In September 2020, the Crime and Corruption Commission (CCC) wrote to Queensland councils advising that it was aware that council employees were performing ‘professional engineering services’ without being an RPEQ and it believed this may amount to ‘corrupt conduct’ under the Crime and Corruption Act 2001 (in addition to being in breach of the Professional Engineers Act).
Paxton Booth, Executive Director, Corruption Strategy, Prevention and Legal at the CCC joined us for a PW-TV session to discuss the following:
- What is corrupt conduct?
- When can carrying out professional engineering services, without being registered, amount to corrupt conduct?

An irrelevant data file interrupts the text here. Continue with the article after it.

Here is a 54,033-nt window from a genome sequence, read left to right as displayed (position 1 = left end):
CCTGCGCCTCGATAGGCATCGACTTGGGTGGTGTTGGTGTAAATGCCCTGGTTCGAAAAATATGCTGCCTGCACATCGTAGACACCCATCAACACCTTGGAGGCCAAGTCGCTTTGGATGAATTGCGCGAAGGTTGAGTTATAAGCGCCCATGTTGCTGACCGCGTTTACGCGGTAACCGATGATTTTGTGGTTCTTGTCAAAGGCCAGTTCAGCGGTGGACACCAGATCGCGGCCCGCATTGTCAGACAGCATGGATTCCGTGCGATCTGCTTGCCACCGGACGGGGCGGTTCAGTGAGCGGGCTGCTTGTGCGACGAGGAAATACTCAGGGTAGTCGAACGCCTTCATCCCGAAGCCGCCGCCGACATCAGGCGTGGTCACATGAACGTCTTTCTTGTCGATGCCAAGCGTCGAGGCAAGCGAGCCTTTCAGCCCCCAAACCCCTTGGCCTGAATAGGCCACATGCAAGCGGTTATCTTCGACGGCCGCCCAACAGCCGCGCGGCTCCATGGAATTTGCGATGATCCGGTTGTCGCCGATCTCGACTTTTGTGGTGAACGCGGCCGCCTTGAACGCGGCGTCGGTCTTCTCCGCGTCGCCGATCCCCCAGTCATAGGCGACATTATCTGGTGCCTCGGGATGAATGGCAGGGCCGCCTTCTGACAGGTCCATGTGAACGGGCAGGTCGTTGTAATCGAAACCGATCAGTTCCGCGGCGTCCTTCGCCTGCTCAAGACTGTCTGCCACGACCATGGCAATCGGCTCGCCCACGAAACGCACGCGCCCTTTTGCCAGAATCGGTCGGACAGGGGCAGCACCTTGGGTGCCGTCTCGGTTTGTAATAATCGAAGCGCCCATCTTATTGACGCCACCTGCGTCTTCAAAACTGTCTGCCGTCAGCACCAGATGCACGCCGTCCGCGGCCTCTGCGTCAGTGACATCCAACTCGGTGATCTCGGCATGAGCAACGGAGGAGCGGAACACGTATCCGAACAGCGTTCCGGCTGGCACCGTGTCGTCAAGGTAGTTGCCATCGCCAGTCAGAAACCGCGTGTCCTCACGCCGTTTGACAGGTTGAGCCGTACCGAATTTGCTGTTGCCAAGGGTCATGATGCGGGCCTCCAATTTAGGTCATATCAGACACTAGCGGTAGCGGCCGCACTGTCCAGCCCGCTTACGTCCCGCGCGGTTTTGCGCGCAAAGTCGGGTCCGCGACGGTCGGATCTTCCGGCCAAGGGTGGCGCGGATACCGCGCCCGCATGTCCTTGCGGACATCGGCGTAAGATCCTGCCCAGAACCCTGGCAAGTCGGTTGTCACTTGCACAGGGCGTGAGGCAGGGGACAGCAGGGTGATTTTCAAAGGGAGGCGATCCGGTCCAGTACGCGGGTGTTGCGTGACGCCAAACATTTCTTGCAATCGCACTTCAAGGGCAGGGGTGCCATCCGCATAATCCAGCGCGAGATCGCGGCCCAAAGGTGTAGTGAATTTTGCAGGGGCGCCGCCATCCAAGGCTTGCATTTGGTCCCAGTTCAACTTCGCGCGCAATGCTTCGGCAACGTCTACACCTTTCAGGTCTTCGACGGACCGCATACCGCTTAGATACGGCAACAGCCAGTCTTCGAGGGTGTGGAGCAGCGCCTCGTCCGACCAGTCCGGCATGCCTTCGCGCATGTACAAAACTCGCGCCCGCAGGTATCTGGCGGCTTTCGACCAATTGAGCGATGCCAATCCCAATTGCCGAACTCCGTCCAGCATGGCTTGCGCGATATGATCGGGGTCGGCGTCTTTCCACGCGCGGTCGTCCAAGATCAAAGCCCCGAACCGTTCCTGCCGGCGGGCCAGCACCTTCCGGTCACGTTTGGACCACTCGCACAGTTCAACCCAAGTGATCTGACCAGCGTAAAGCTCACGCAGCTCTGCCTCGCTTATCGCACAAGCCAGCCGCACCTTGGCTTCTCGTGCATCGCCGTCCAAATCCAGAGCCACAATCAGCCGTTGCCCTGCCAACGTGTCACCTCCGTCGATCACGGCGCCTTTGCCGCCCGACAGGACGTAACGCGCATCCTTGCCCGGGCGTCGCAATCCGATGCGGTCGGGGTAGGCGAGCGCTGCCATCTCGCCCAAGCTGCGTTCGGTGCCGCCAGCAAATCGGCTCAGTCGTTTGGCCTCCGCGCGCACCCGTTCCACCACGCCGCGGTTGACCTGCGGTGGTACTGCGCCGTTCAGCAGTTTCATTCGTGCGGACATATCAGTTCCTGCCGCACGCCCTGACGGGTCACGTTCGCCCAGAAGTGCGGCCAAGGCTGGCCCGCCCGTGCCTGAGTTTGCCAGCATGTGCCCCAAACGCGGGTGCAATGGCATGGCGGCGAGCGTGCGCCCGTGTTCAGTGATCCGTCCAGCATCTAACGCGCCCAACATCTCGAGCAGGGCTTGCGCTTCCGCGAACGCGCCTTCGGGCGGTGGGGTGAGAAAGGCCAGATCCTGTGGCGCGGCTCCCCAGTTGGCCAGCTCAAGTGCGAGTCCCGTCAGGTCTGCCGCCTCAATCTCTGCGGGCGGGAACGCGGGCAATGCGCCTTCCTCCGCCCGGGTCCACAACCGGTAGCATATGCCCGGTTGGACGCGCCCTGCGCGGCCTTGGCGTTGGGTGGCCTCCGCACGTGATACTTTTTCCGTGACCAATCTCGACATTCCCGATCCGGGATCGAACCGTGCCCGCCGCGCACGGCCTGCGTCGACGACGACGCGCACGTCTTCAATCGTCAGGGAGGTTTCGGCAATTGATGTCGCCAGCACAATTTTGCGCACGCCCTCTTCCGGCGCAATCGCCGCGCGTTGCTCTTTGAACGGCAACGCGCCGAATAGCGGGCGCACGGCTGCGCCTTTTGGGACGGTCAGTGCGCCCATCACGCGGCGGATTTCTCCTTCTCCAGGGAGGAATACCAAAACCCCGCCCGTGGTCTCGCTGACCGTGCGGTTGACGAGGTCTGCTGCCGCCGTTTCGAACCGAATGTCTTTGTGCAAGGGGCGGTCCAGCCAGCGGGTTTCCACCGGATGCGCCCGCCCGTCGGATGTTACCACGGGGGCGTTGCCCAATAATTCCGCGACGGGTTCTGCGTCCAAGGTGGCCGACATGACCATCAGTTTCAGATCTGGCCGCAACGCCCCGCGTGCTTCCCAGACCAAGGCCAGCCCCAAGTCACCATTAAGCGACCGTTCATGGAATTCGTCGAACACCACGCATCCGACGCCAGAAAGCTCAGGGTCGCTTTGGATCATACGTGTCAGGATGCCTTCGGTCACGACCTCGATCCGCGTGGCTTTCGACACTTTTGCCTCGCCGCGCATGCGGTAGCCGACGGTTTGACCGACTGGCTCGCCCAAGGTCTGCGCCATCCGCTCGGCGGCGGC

- What does the CCC do when it receives a complaint about this type of conduct?
The CCC prepared a Fact Sheet to assist our sector with understanding obligations under the Crime and Corruption Act 2001, available on the IPWEAQ website.
Subsequently, the Professional Engineers Act 2002 (the Act) was amended giving the Board of Professional Engineers of Queensland (BPEQ) greater investigative powers including:
- the ability to conduct compliance audits; and
- provide for greater investigatory powers including the power to enter places, search and seize evidence, and request a broader range of evidence.
These powers are effective 1 March 2021.
Kylie Mercer, Registrar BPEQ, and Craig Mills, Senior Investigator BPEQ presented on these new investigate powers on PW-TV. The recording is accessible in the IPWEAQ Knowledge Centre (members, please log-in to access or join IPWEAQ for access).
For more information about the obligations of councils and RPEQs in relation to professional engineering services, please contact: